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Housing & Rental Assistance

How can municipalities determine income eligibility in order to best leverage federal funding for vulnerable populations?

The American Rescue Plan Act (“ARP”) prioritizes programs, services, or assistance for communities disproportionately affected by COVID-19.[1] In the Interim Final Rule (the “Rule”), the U.S. Department of Treasury (“Treasury”) further clarifies that such communities can be served by programs, services, or other assistance that is provided to households, populations, businesses, or communities within a “Qualified Census Tract (“QCT”). [2]

The U.S. Department of Housing and Urban Development (“HUD”) defines a QCT as an area in which 50 percent or more of the households are income-eligible and the population of all census tracts that satisfy this criterion does not exceed 20 percent of the total population of the respective area.[3] A low-income qualified census tract must have 50 percent of households with incomes below 60 percent of the Area Median Gross Income (“AMGI”).[4] For a complete list of metropolitan and nonmetropolitan QCTs, please see the referenced HUD site.[5]

According to the Treasury Coronavirus State and Local Fiscal Recovery (“CSLFRF”) Fact Sheet:

Recipients may also provide these services to other populations, households, or geographic areas disproportionately impacted by the pandemic. In identifying these disproportionately impacted communities, recipients should be able to support their determination for how the pandemic disproportionately impacted the populations, households, or geographic areas to be served.[6]

In addition, the Social Vulnerability Index (“SVI”) provides municipalities with a means of identifying vulnerable populations.  It uses U.S. Census data to determine the relative social vulnerability of every census tract. The SVI ranks each tract on 14 social factors and groups them into four categories:[7]

  • Socioeconomic Status
  • Household Composition and Disability
  • Minority Status and Language
  • Housing and Transportation

The SVI is used by emergency response planners, public health officials, and municipalities to identify and map communities that will most likely need support before, during and after a natural disaster or public health emergency.[8]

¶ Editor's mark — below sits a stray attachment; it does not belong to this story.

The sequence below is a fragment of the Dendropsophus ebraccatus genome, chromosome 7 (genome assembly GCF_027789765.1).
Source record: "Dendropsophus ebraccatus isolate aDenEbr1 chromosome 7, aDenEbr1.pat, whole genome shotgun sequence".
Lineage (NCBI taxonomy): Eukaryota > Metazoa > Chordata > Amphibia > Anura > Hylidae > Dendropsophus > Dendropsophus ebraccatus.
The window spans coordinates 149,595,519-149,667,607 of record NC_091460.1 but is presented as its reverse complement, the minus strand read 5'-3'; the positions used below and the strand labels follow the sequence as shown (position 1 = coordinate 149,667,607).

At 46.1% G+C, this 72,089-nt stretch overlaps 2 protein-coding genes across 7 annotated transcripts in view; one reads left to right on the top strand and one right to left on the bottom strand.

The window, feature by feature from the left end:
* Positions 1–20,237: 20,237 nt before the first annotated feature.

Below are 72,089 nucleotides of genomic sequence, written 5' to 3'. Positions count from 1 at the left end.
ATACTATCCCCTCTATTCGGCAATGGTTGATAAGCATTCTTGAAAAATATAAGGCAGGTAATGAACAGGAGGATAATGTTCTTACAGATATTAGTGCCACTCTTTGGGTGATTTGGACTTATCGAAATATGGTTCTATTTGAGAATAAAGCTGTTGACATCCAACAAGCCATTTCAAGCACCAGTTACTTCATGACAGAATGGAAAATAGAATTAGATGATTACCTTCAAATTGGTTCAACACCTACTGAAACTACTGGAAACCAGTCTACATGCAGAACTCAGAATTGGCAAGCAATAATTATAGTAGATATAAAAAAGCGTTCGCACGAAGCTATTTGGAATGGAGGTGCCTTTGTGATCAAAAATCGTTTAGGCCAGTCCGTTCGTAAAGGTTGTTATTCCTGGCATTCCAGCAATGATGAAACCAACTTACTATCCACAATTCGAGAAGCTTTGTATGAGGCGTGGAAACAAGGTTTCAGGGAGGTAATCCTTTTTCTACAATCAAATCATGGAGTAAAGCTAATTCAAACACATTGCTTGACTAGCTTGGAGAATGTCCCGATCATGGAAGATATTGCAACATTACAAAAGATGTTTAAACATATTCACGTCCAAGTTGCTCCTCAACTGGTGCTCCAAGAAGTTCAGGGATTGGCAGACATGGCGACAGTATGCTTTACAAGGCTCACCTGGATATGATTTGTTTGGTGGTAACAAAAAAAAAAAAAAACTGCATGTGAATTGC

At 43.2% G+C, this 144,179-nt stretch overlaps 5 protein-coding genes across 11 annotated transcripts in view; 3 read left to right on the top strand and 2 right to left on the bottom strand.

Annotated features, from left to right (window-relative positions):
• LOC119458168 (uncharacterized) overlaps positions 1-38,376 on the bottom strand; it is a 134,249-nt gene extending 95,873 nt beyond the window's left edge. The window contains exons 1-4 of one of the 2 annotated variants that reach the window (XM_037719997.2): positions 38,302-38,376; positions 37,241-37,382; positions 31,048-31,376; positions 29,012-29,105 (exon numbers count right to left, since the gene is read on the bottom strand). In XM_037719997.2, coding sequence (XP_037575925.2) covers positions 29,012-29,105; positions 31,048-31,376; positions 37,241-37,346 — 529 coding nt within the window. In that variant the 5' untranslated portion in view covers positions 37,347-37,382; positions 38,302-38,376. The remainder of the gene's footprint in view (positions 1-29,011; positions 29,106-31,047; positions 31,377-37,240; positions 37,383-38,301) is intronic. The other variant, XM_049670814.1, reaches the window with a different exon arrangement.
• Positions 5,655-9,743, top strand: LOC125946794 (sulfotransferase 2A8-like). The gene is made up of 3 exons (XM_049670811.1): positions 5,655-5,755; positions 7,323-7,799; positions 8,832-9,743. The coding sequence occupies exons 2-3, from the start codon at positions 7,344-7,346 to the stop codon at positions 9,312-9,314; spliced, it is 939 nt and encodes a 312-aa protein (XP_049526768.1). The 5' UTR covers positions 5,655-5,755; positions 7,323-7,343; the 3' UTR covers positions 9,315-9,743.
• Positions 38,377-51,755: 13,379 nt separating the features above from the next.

Last Updated: June 17, 2021

 

[1] American Rescue Plan Act (H.R.1319, 117th Cong. § 9901 (amending 42 U.S.C § 801

et seq., at § 603)), https://www.congress.gov/117/bills/hr1319/BILLS-117hr1319enr.pdf.

[2] Treas. Reg. 35 CFR 31 at 141, available at: https://home.treasury.gov/system/files/136/FRF-Interim-Final-Rule.pdf.

[3] U.S. Department of Housing and Urban Development: Qualified Census Tracts and Difficult Development Areas as of June 8, 2021. https://www.huduser.gov/portal/datasets/qct/qct99home.html.

[4] U.S. Department of Housing and Urban Development: Qualified Census Tracts and Difficult Development Areas and Construction Delays Due to COVID-19 as of June 8, 2021. https://www.huduser.gov/portal/datasets/qct.html.

[5] U.S. Department of Housing and Urban Development: Qualified Census Tracts and Difficult Development Areas and Construction Delays Due to COVID-19 as of June 8, 2021.https://www.huduser.gov/portal/datasets/qct.html#2021or https://www.huduser.gov/portal/Datasets/qct/DDA2021M.PDF

[6]  U.S. Department of the Treasury: Coronavirus State and Local Fiscal Recovery Funds Fact Sheet, June 8, 2021,  https://home.treasury.gov/system/files/136/SLFRP-Fact-Sheet-FINAL1-508A.pdf

[7] Centers for Disease Control and Prevention: A Social Vulnerability Index from the CDC as of June 8, 2021. https://svi.cdc.gov/Documents/Publications/CDC_ATSDR_SVI_Materials/SVI_Poster_07032014_FINAL.pdf.

[8] Centers for Disease Control and Prevention: A Social Vulnerability Index Prepared County Maps as of June 8, 2021. https://svi.cdc.gov/prepared-county-maps.html